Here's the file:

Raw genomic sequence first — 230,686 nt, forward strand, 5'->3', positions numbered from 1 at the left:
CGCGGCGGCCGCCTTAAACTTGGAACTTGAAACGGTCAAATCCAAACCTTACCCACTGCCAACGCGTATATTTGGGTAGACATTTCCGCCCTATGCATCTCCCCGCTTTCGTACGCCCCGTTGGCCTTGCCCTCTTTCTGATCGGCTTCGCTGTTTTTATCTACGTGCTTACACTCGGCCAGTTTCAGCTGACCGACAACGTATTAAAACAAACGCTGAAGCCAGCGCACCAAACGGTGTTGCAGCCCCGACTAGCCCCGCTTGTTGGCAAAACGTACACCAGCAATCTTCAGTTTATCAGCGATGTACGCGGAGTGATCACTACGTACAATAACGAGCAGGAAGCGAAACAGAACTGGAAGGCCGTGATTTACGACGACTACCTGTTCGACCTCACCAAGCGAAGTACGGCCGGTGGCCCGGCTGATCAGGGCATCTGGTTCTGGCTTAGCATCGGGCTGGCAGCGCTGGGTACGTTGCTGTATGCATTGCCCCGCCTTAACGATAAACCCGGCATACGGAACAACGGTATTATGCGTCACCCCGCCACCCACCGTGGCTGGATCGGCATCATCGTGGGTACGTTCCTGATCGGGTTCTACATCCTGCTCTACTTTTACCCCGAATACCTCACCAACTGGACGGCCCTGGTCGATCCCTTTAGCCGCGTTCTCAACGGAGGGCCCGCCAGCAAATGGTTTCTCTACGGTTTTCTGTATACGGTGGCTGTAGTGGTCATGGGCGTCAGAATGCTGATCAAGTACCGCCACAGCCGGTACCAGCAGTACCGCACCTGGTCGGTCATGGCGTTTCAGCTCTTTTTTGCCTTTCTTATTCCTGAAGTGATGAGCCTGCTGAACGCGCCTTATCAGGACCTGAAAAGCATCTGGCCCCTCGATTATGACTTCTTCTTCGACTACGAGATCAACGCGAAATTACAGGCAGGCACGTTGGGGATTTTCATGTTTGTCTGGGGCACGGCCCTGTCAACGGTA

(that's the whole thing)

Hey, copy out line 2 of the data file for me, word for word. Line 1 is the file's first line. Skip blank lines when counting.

CGCGGCGGCCGCCTTAAACTTGGAACTTGAAACGGTCAAATCCAAACCTTACCCACTGCCAACGCGTATATTTGGGTAGACATTTCCGCCCTATGCATCTCCCCGCTTTCGTACGCCCCGTTGGCCTTGCCCTCTTTCTGATCGGCTTCGCTGTTTTTATCTACGTGCTTACACTCGGCCAGTTTCAGCTGACCGACAACGTATTAAAACAAACGCTGAAGCCAGCGCACCAAACGGTGTTGCAGCCCCGACTAGCCCCGCTTGTTGGCAAAACGTACACCAGCAATCTTCAGTTTATCAGCGATGTACGCGGAGTGATCACTACGTACAATAACGAGCAGGAAGCGAAACAGAACTGGAAGGCCGTGATTTACGACGACTACCTGTTCGACCTCACCAAGCGAAGTACGGCCGGTGGCCCGGCTGATCAGGGCATCTGGTTCTGGCTTAGCATCGGGCTGGCAGCGCTGGGTACGTTGCTGTATGCATTGCCCCGCCTTAACGATAAACCCGGCATACGGAACAACGGTATTATGCGTCACCCCGCCACCCACCGTGGCTGGATCGGCATCATCGTGGGTACGTTCCTGATCGGGTTCTACATCCTGCTCTACTTTTACCCCGAATACCTCACCAACTGGACGGCCCTGGTCGATCCCTTTAGCCGCGTTCTCAACGGAGGGCCCGCCAGCAAATGGTTTCTCTACGGTTTTCTGTATACGGTGGCTGTAGTGGTCATGGGCGTCAGAATGCTGATCAAGTACCGCCACAGCCGGTACCAGCAGTACCGCACCTGGTCGGTCATGGCGTTTCAGCTCTTTTTTGCCTTTCTTATTCCTGAAGTGATGAGCCTGCTGAACGCGCCTTATCAGGACCTGAAAAGCATCTGGCCCCTCGATTATGACTTCTTCTTCGACTACGAGATCAACGCGAAATTACAGGCAGGCACGTTGGGGATTTTCATGTTTGTCTGGGGCACGGCCCTGTCAACGGTA